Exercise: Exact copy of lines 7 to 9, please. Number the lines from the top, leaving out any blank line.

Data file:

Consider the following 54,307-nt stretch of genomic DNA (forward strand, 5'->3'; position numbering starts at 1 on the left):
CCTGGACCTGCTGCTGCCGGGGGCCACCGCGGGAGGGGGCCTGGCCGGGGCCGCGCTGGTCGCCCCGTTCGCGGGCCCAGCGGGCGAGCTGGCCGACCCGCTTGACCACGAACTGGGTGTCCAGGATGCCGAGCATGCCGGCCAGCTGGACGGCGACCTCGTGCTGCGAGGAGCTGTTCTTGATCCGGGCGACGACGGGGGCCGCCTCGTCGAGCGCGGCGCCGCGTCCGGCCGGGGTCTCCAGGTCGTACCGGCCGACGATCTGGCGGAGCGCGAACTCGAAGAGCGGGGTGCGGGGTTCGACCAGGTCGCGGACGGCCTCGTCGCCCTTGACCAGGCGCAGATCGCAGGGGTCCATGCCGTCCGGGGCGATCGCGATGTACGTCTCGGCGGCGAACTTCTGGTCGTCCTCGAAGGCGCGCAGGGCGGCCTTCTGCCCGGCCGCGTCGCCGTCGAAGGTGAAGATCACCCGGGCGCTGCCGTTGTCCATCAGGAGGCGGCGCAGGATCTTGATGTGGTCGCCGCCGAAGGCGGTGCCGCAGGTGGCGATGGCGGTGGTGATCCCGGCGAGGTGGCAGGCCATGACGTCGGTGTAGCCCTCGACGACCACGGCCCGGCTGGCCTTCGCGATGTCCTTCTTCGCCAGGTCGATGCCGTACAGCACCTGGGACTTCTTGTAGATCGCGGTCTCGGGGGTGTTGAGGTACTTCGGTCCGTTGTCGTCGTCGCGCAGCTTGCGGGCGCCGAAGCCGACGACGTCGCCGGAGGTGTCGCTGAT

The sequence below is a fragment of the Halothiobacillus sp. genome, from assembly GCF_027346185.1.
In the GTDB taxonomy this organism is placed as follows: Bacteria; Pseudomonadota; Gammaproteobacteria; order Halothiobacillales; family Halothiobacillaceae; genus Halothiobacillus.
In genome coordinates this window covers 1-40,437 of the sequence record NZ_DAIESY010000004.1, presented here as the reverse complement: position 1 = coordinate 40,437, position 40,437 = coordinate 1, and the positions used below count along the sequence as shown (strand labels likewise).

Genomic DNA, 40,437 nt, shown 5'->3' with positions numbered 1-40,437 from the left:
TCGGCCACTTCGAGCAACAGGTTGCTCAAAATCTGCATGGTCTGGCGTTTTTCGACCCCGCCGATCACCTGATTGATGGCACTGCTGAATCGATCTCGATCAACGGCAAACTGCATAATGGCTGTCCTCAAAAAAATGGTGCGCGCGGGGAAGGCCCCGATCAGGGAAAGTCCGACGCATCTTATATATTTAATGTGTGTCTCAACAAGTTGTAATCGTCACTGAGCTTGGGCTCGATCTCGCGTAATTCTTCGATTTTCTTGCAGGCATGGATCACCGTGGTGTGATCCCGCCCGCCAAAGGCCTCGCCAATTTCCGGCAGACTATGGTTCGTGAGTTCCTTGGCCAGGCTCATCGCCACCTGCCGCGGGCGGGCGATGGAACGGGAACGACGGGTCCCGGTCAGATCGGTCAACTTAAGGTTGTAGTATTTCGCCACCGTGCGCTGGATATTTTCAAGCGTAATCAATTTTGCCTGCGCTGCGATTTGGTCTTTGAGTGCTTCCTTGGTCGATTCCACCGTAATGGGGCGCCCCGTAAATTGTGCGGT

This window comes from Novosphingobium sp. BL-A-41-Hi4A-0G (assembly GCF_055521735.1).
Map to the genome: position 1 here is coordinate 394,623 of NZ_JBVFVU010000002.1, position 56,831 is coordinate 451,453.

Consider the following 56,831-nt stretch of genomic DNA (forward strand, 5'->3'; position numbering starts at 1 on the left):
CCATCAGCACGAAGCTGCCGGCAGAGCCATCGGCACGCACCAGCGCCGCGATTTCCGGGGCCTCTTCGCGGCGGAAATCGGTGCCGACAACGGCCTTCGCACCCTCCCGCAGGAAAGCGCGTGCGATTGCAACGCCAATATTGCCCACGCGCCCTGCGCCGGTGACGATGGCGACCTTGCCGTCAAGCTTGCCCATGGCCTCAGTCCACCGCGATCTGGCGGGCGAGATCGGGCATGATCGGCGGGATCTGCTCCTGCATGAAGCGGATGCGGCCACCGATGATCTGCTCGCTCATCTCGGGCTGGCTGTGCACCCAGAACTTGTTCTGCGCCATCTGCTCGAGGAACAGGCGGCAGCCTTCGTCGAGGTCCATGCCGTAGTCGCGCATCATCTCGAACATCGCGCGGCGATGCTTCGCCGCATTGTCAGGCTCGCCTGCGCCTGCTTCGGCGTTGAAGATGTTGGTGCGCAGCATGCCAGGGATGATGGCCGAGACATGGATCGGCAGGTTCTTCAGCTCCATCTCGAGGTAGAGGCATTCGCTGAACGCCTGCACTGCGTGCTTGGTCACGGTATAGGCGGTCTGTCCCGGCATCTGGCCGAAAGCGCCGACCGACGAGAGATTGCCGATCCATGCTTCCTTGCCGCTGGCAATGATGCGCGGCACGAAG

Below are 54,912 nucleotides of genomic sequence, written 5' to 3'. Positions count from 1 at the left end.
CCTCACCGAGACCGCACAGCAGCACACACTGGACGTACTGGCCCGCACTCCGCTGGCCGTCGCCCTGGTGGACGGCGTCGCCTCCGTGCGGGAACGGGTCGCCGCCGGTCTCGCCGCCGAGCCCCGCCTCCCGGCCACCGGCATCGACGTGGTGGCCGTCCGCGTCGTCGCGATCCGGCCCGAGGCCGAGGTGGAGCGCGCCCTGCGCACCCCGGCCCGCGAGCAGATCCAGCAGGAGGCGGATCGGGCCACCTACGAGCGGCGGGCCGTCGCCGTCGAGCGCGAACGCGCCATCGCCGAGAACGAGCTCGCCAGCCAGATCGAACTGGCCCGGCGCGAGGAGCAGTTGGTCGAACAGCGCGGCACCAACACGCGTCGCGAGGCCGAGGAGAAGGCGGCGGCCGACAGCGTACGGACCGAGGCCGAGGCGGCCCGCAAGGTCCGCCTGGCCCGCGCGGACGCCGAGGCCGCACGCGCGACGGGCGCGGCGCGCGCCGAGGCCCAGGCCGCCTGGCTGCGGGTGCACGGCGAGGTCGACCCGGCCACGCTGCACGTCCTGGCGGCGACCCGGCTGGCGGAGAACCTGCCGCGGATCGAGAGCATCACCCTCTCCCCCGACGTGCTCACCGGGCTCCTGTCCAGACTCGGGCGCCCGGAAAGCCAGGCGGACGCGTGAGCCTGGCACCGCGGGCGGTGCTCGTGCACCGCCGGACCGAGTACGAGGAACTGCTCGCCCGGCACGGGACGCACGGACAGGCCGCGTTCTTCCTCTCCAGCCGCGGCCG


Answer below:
TCGGCCACTTCGAGCAACAGGTTGCTCAAAATCTGCATGGTCTGGCGTTTTTCGACCCCGCCGATCACCTGATTGATGGCACTGCTGAATCGATCTCGATCAACGGCAAACTGCATAATGGCTGTCCTCAAAAAAATGGTGCGCGCGGGGAAGGCCCCGATCAGGGAAAGTCCGACGCATCTTATATATTTAATGTGTGTCTCAACAAGTTGTAATCGTCACTGAGCTTGGGCTCGATCTCGCGTAATTCTTCGATTTTCTTGCAGGCATGGATCACCGTGGTGTGATCCCGCCCGCCAAAGGCCTCGCCAATTTCCGGCAGACTATGGTTCGTGAGTTCCTTGGCCAGGCTCATCGCCACCTGCCGCGGGCGGGCGATGGAACGGGAACGACGGGTCCCGGTCAGATCGGTCAACTTAAGGTTGTAGTATTTCGCCACCGTGCGCTGGATATTTTCAAGCGTAATCAATTTTGCCTGCGCTGCGATTTGGTCTTTGAGTGCTTCCTTGGTCGATTCCACCGTAATGGGGCGCCCCGTAAATTGTGCGGT

This window comes from Novosphingobium sp. BL-A-41-Hi4A-0G (assembly GCF_055521735.1).
Map to the genome: position 1 here is coordinate 394,623 of NZ_JBVFVU010000002.1, position 56,831 is coordinate 451,453.